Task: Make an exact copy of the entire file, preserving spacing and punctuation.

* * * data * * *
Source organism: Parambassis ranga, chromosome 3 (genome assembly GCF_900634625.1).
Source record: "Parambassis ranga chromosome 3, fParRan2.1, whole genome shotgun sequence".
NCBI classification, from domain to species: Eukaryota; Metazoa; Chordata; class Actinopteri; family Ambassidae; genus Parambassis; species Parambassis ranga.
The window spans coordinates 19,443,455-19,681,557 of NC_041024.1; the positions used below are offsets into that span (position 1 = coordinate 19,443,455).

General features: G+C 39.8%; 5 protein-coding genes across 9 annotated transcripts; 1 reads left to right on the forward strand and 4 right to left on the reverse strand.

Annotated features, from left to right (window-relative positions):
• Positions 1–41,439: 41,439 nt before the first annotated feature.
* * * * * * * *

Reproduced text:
Source organism: Parambassis ranga, chromosome 3 (genome assembly GCF_900634625.1).
Source record: "Parambassis ranga chromosome 3, fParRan2.1, whole genome shotgun sequence".
NCBI classification, from domain to species: Eukaryota; Metazoa; Chordata; class Actinopteri; family Ambassidae; genus Parambassis; species Parambassis ranga.
The window spans coordinates 19,443,455-19,681,557 of NC_041024.1; the positions used below are offsets into that span (position 1 = coordinate 19,443,455).

General features: G+C 39.8%; 5 protein-coding genes across 9 annotated transcripts; 1 reads left to right on the forward strand and 4 right to left on the reverse strand.

Annotated features, from left to right (window-relative positions):
• Positions 1–41,439: 41,439 nt before the first annotated feature.